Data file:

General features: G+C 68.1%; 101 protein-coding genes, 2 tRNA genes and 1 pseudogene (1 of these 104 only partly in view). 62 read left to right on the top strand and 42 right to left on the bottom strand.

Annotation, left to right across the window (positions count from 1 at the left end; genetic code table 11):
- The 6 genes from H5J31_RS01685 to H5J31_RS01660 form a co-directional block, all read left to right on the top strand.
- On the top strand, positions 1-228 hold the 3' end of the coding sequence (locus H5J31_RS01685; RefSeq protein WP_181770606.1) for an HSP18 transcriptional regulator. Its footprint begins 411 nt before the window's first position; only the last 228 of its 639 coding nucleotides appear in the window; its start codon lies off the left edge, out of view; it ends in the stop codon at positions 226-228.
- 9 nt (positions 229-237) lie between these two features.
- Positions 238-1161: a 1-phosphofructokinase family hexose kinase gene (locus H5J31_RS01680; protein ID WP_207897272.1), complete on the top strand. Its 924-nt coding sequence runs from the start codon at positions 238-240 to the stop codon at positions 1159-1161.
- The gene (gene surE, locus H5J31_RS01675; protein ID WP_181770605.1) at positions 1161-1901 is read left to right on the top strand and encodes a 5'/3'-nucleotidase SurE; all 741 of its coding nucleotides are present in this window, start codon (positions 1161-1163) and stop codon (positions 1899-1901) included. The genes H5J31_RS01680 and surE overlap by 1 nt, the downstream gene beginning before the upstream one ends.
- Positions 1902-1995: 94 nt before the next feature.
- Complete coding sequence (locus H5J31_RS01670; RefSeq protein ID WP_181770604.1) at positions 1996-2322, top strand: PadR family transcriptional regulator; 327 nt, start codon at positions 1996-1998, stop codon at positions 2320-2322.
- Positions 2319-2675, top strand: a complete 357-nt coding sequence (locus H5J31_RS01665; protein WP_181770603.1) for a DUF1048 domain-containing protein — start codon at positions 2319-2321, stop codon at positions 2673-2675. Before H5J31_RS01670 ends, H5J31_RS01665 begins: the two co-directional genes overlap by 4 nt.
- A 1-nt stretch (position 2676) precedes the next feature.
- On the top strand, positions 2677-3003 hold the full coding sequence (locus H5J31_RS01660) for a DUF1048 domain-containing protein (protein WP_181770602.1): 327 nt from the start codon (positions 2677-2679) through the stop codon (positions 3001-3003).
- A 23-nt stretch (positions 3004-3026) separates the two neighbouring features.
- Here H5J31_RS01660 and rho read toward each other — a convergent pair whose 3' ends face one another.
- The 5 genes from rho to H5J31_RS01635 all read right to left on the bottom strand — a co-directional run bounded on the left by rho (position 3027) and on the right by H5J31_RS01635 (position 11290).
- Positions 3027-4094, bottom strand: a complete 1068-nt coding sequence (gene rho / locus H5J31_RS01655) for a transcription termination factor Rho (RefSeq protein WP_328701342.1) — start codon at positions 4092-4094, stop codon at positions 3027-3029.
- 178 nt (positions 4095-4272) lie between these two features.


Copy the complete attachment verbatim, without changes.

General features: G+C 68.1%; 101 protein-coding genes, 2 tRNA genes and 1 pseudogene (1 of these 104 only partly in view). 62 read left to right on the top strand and 42 right to left on the bottom strand.

Annotation, left to right across the window (positions count from 1 at the left end; genetic code table 11):
- The 6 genes from H5J31_RS01685 to H5J31_RS01660 form a co-directional block, all read left to right on the top strand.
- On the top strand, positions 1-228 hold the 3' end of the coding sequence (locus H5J31_RS01685; RefSeq protein WP_181770606.1) for an HSP18 transcriptional regulator. Its footprint begins 411 nt before the window's first position; only the last 228 of its 639 coding nucleotides appear in the window; its start codon lies off the left edge, out of view; it ends in the stop codon at positions 226-228.
- 9 nt (positions 229-237) lie between these two features.
- Positions 238-1161: a 1-phosphofructokinase family hexose kinase gene (locus H5J31_RS01680; protein ID WP_207897272.1), complete on the top strand. Its 924-nt coding sequence runs from the start codon at positions 238-240 to the stop codon at positions 1159-1161.
- The gene (gene surE, locus H5J31_RS01675; protein ID WP_181770605.1) at positions 1161-1901 is read left to right on the top strand and encodes a 5'/3'-nucleotidase SurE; all 741 of its coding nucleotides are present in this window, start codon (positions 1161-1163) and stop codon (positions 1899-1901) included. The genes H5J31_RS01680 and surE overlap by 1 nt, the downstream gene beginning before the upstream one ends.
- Positions 1902-1995: 94 nt before the next feature.
- Complete coding sequence (locus H5J31_RS01670; RefSeq protein ID WP_181770604.1) at positions 1996-2322, top strand: PadR family transcriptional regulator; 327 nt, start codon at positions 1996-1998, stop codon at positions 2320-2322.
- Positions 2319-2675, top strand: a complete 357-nt coding sequence (locus H5J31_RS01665; protein WP_181770603.1) for a DUF1048 domain-containing protein — start codon at positions 2319-2321, stop codon at positions 2673-2675. Before H5J31_RS01670 ends, H5J31_RS01665 begins: the two co-directional genes overlap by 4 nt.
- A 1-nt stretch (position 2676) precedes the next feature.
- On the top strand, positions 2677-3003 hold the full coding sequence (locus H5J31_RS01660) for a DUF1048 domain-containing protein (protein WP_181770602.1): 327 nt from the start codon (positions 2677-2679) through the stop codon (positions 3001-3003).
- A 23-nt stretch (positions 3004-3026) separates the two neighbouring features.
- Here H5J31_RS01660 and rho read toward each other — a convergent pair whose 3' ends face one another.
- The 5 genes from rho to H5J31_RS01635 all read right to left on the bottom strand — a co-directional run bounded on the left by rho (position 3027) and on the right by H5J31_RS01635 (position 11290).
- Positions 3027-4094, bottom strand: a complete 1068-nt coding sequence (gene rho / locus H5J31_RS01655) for a transcription termination factor Rho (RefSeq protein WP_328701342.1) — start codon at positions 4092-4094, stop codon at positions 3027-3029.
- 178 nt (positions 4095-4272) lie between these two features.